In Prohibition-era San Francisco, bootleggers routed their liquor to speakeasies via tunnels underneath Barbary Coast, the city’s once-thriving red-light district. One of those passages led to the basement of 560 Pacific Avenue, a 1910 timber-frame structure that began its life as a supper club, saloon, and dance hall (and later served as a showroom and warehouse for the Amtico flooring company). Today that tunnel, long since sealed off, lies beneath the more rule-abiding neighborhood of Jackson Square, where spiffy law firms, antiques dealers, and ad agencies make their money in the daylight hours.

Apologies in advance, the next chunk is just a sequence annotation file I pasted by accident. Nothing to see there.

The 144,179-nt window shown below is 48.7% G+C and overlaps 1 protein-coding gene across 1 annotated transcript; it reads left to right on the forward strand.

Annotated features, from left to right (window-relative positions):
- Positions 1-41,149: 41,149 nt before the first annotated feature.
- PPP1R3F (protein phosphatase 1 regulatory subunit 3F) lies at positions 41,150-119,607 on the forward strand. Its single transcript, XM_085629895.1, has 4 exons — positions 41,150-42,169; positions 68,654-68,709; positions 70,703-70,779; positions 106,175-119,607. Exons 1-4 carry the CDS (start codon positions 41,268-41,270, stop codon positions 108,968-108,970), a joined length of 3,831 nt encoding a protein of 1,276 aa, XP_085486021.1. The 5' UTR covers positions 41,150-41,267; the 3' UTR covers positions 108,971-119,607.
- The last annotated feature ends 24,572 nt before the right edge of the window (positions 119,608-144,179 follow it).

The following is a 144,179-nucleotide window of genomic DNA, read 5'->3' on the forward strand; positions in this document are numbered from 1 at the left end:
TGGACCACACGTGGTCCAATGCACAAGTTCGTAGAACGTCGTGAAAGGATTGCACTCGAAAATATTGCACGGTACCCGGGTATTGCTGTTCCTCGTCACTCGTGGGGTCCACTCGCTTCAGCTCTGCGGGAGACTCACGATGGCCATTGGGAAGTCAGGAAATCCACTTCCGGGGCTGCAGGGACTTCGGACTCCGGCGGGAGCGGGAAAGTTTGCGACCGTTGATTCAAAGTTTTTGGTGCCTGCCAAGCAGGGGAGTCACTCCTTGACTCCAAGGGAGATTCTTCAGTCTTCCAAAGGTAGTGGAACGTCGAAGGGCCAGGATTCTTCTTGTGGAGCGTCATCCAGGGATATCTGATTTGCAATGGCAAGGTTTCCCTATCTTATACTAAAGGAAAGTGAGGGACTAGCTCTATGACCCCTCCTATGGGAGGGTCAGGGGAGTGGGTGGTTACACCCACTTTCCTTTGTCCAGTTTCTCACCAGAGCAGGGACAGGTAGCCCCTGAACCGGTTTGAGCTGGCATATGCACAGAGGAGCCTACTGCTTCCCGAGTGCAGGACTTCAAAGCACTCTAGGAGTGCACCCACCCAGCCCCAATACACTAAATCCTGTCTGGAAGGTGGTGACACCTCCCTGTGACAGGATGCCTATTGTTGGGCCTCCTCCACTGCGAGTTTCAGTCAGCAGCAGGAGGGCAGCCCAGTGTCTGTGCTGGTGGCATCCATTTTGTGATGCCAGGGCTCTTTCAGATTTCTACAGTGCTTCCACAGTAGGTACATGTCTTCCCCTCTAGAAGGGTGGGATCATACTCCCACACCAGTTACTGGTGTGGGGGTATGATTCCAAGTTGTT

The latest renovation of 560 Pacific, by the San Francisco–based practice Huntsman Architectural Group, is an understated bookend to the block’s boisterous history. In January 2012 the creative branding agency Tolleson left a diminutive office a few blocks away and moved into the building’s top floor, tripling their original space. Principal and creative director Steve Tolleson selected the address, whose airy interior is dominated by an exposed-timber roof structure, in part for its unvarnished atmosphere—a favorite quality of his former office, also in a wood-and-masonry building, which the Huntsman group had adapted in 1998. “Once you go into a brick-and-timber building, it becomes part of your culture,” says Tolleson. “There’s a warmth to it.”